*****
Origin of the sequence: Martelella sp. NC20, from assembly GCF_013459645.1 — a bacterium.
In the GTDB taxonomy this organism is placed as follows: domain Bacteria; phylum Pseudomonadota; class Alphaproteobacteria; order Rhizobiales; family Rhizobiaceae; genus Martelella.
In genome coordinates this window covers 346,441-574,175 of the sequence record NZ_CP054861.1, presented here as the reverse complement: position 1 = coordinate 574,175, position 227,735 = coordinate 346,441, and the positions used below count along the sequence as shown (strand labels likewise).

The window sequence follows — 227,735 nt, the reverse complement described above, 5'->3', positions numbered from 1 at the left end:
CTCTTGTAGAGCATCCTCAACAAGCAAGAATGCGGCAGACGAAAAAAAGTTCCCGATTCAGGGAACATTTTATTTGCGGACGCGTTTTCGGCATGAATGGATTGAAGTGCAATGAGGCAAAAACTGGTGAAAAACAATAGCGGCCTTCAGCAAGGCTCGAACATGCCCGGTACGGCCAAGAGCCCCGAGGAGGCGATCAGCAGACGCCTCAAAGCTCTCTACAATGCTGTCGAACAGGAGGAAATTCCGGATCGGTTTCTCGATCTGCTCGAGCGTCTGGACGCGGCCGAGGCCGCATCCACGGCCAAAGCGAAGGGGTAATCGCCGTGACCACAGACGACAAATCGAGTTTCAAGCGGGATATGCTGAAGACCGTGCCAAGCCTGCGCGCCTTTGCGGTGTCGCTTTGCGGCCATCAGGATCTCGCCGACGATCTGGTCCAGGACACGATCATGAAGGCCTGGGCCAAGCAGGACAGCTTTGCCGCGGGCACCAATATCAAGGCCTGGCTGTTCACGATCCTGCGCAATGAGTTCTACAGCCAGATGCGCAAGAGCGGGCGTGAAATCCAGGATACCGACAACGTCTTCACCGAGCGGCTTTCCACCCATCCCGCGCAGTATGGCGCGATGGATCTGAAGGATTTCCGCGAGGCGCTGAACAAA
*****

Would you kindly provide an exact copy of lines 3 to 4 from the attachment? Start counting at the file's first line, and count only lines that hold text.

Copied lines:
In genome coordinates this window covers 346,441-574,175 of the sequence record NZ_CP054861.1, presented here as the reverse complement: position 1 = coordinate 574,175, position 227,735 = coordinate 346,441, and the positions used below count along the sequence as shown (strand labels likewise).

The window sequence follows — 227,735 nt, the reverse complement described above, 5'->3', positions numbered from 1 at the left end: